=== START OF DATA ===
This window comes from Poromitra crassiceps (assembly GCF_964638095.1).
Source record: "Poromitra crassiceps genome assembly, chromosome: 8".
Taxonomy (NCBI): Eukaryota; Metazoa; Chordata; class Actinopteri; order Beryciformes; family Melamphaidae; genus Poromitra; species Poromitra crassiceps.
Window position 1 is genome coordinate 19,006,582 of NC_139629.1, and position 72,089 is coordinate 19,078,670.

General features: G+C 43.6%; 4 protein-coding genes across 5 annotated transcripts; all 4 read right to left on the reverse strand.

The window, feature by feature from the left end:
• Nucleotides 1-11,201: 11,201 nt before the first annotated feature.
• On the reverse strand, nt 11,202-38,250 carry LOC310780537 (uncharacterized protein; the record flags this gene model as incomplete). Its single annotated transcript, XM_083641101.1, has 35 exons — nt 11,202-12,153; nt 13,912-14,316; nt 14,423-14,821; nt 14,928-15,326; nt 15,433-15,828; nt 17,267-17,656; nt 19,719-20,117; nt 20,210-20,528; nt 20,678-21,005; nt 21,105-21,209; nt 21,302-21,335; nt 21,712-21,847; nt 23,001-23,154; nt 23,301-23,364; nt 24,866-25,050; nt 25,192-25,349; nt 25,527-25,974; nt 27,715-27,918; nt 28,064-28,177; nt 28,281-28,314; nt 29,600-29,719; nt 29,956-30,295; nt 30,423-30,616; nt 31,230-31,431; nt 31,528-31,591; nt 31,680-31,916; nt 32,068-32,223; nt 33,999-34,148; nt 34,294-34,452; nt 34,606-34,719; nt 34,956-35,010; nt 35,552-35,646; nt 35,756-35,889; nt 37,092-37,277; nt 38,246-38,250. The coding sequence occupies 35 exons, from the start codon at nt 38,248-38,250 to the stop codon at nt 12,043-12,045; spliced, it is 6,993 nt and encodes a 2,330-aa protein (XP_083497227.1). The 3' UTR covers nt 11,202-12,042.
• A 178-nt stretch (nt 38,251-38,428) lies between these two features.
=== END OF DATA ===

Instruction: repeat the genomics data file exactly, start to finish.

This window comes from Poromitra crassiceps (assembly GCF_964638095.1).
Source record: "Poromitra crassiceps genome assembly, chromosome: 8".
Taxonomy (NCBI): Eukaryota; Metazoa; Chordata; class Actinopteri; order Beryciformes; family Melamphaidae; genus Poromitra; species Poromitra crassiceps.
Window position 1 is genome coordinate 19,006,582 of NC_139629.1, and position 72,089 is coordinate 19,078,670.

General features: G+C 43.6%; 4 protein-coding genes across 5 annotated transcripts; all 4 read right to left on the reverse strand.

The window, feature by feature from the left end:
• Nucleotides 1-11,201: 11,201 nt before the first annotated feature.
• On the reverse strand, nt 11,202-38,250 carry LOC310780537 (uncharacterized protein; the record flags this gene model as incomplete). Its single annotated transcript, XM_083641101.1, has 35 exons — nt 11,202-12,153; nt 13,912-14,316; nt 14,423-14,821; nt 14,928-15,326; nt 15,433-15,828; nt 17,267-17,656; nt 19,719-20,117; nt 20,210-20,528; nt 20,678-21,005; nt 21,105-21,209; nt 21,302-21,335; nt 21,712-21,847; nt 23,001-23,154; nt 23,301-23,364; nt 24,866-25,050; nt 25,192-25,349; nt 25,527-25,974; nt 27,715-27,918; nt 28,064-28,177; nt 28,281-28,314; nt 29,600-29,719; nt 29,956-30,295; nt 30,423-30,616; nt 31,230-31,431; nt 31,528-31,591; nt 31,680-31,916; nt 32,068-32,223; nt 33,999-34,148; nt 34,294-34,452; nt 34,606-34,719; nt 34,956-35,010; nt 35,552-35,646; nt 35,756-35,889; nt 37,092-37,277; nt 38,246-38,250. The coding sequence occupies 35 exons, from the start codon at nt 38,248-38,250 to the stop codon at nt 12,043-12,045; spliced, it is 6,993 nt and encodes a 2,330-aa protein (XP_083497227.1). The 3' UTR covers nt 11,202-12,042.
• A 178-nt stretch (nt 38,251-38,428) lies between these two features.